How to Tell When a Star Fruit Is Ripe
The fruit of the deciduous carambola tree is called a star fruit. It earned the name because the ribbed fruit resembles a yellow star once sliced. Star fruit is a tropical plant native to Asia, central America and the tropical areas of South America. Carambola is now grown in some of the warmer, more tropical areas of the United States such as Florida and Hawaii. Knowing when your star fruit is properly ripe allows you to pick it for the table when the flavor is the sweetest and the fruit looks its best.
Start checking the fruit for ripeness in mid-summer. Harvesting occurs primarily from mid-summer to late fall.
Wait for the green to fade completely to yellow and the skin to become waxy in appearance. Give the fruit a slight tug; it will easily slip from the tree once fully ripe.
Pick fruits early when they are still light green with only a slight bit of yellowing beginning, if desired. Store these inside where they naturally ripen on their own.
Store still green fruits for up to four weeks in the refrigerator or two weeks at room temperature. Use fully ripe star fruit immediately.
Care For Star Fruit Trees
Water your star fruit tree regularly from bloom through harvest. These trees need consistently moist soils for best performance and have limited drought tolerance. Avoid overwatering your tree because standing water often causes root rot diseases and foliage health problems. Use a total of 2 pounds of fertilizer every year for each 1 inch of trunk diameter. Spread a 2- to 6-inch layer of mulch around the tree, keeping the mulching material about 12 inches away from the tree's trunk. Harvest the star fruit when the green skin turns completely yellow, typically anywhere from 60 to 75 days after the fruit sets, depending on the cultivar.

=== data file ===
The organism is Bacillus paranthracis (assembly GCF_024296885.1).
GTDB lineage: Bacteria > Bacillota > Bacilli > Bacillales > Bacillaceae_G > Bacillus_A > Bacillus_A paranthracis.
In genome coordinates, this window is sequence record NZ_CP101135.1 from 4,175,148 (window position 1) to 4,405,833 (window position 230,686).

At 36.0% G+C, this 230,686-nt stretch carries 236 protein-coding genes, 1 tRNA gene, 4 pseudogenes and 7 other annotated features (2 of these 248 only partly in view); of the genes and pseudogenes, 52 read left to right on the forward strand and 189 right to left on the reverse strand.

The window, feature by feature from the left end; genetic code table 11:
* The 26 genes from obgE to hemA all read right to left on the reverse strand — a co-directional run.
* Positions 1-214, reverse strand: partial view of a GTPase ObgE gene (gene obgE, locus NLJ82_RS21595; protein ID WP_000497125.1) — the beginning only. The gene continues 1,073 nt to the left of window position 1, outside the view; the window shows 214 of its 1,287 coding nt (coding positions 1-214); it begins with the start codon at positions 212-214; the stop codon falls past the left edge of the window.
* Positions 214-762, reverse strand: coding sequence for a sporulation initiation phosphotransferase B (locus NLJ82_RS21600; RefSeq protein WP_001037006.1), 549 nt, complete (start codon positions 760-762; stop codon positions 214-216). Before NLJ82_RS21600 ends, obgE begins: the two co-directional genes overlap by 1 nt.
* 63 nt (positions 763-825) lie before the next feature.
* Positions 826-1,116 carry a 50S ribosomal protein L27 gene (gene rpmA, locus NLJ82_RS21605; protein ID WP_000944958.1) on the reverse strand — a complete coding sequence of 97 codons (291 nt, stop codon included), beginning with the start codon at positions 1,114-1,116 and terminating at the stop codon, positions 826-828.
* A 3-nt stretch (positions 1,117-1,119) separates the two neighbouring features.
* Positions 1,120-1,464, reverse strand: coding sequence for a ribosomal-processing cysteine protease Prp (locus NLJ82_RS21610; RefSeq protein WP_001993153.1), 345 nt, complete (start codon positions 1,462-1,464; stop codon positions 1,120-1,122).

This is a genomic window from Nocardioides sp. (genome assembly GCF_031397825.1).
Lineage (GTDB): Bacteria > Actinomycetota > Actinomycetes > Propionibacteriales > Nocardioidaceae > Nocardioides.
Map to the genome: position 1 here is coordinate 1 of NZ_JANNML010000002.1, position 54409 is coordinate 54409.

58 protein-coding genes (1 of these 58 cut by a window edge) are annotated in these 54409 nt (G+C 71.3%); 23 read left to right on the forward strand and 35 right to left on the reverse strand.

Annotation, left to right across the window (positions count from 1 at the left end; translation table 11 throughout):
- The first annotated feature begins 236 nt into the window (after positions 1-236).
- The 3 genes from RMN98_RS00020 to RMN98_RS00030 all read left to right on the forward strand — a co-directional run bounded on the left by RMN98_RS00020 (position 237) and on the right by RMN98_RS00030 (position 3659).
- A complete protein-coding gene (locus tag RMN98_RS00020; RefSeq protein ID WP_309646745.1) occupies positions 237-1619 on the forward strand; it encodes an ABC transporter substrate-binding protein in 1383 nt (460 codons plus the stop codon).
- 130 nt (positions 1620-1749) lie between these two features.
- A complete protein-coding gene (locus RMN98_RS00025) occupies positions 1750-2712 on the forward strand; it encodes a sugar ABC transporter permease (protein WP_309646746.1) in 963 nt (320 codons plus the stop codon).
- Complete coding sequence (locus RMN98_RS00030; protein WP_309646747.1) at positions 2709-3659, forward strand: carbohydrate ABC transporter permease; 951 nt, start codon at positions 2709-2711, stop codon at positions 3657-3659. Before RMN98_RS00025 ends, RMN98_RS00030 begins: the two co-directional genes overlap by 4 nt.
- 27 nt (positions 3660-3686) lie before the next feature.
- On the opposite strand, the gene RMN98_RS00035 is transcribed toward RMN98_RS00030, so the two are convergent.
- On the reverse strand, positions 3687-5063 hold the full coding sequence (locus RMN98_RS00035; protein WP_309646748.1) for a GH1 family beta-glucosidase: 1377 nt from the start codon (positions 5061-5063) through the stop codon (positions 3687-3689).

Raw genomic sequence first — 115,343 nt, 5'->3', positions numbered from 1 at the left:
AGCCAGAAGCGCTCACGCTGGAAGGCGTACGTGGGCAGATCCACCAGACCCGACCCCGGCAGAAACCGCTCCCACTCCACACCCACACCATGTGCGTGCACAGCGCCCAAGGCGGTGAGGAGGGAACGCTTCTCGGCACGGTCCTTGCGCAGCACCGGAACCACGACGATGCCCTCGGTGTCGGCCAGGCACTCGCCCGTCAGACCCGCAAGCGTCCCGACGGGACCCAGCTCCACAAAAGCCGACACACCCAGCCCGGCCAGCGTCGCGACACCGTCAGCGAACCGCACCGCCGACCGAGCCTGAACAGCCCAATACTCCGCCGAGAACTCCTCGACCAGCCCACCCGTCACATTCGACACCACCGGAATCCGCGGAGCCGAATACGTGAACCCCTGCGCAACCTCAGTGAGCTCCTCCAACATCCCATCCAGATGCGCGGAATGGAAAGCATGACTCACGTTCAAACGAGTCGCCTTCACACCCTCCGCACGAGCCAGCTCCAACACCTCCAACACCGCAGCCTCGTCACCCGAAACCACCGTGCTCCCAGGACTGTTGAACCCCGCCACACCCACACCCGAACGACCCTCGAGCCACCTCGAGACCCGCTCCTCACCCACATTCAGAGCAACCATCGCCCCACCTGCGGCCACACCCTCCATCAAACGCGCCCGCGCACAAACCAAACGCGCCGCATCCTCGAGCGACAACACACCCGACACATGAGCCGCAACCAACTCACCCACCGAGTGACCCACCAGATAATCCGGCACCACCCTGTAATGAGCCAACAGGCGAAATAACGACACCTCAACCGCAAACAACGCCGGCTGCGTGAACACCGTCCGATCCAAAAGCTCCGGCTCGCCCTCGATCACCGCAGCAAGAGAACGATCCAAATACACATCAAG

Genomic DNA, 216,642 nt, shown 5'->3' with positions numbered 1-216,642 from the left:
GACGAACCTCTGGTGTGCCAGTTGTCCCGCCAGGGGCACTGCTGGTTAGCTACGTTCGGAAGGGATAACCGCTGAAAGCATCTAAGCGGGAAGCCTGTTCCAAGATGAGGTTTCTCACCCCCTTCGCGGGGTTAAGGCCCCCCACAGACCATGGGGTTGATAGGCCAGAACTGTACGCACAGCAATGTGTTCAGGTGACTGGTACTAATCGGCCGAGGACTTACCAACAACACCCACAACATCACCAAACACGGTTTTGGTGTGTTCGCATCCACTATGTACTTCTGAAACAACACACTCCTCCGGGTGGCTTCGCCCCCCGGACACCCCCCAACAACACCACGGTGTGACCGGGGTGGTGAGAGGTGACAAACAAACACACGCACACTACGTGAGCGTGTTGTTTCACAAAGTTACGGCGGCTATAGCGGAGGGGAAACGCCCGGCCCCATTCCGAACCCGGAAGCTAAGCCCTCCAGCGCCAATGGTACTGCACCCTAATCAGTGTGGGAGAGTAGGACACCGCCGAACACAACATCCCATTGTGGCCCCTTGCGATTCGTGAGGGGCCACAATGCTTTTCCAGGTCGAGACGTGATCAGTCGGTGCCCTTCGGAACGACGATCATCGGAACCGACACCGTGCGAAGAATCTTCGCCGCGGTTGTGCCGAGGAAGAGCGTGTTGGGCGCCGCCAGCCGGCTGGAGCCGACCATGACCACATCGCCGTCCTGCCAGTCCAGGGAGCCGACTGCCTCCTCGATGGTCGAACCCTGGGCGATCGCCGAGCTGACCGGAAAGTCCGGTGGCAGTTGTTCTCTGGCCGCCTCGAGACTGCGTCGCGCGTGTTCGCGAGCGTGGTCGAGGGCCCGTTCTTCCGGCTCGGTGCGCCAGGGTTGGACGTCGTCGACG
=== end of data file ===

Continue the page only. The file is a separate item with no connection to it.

Preserve star fruit by canning it or drying it in a food dehydrator.
A single carambola tree may produce 100 to 250 pounds of fruit.
If you have kidney disease avoid eating star fruit. It has large amounts of oxalic acid which may cause renal failure.
The ribs on star fruit are easily bruised. Take care not to put undue pressure on them while handling or storing.
- Preserve star fruit by canning it or drying it in a food dehydrator.
- A single carambola tree may produce 100 to 250 pounds of fruit.
- If you have kidney disease avoid eating star fruit. It has large amounts of oxalic acid which may cause renal failure.
- The ribs on star fruit are easily bruised. Take care not to put undue pressure on them while handling or storing.
- Purdue Extension Office: Carambola
- University of Florida: Tropical and Subtropical Fruits
- Missouri Botanical Garden: Averrhoa Carambola
- California Rare Fruit Growers, Inc.: Carambola
- University of California Postharvest Technology: Starfruit (Carambola): Recommendations for Maintaining Postharvest Quality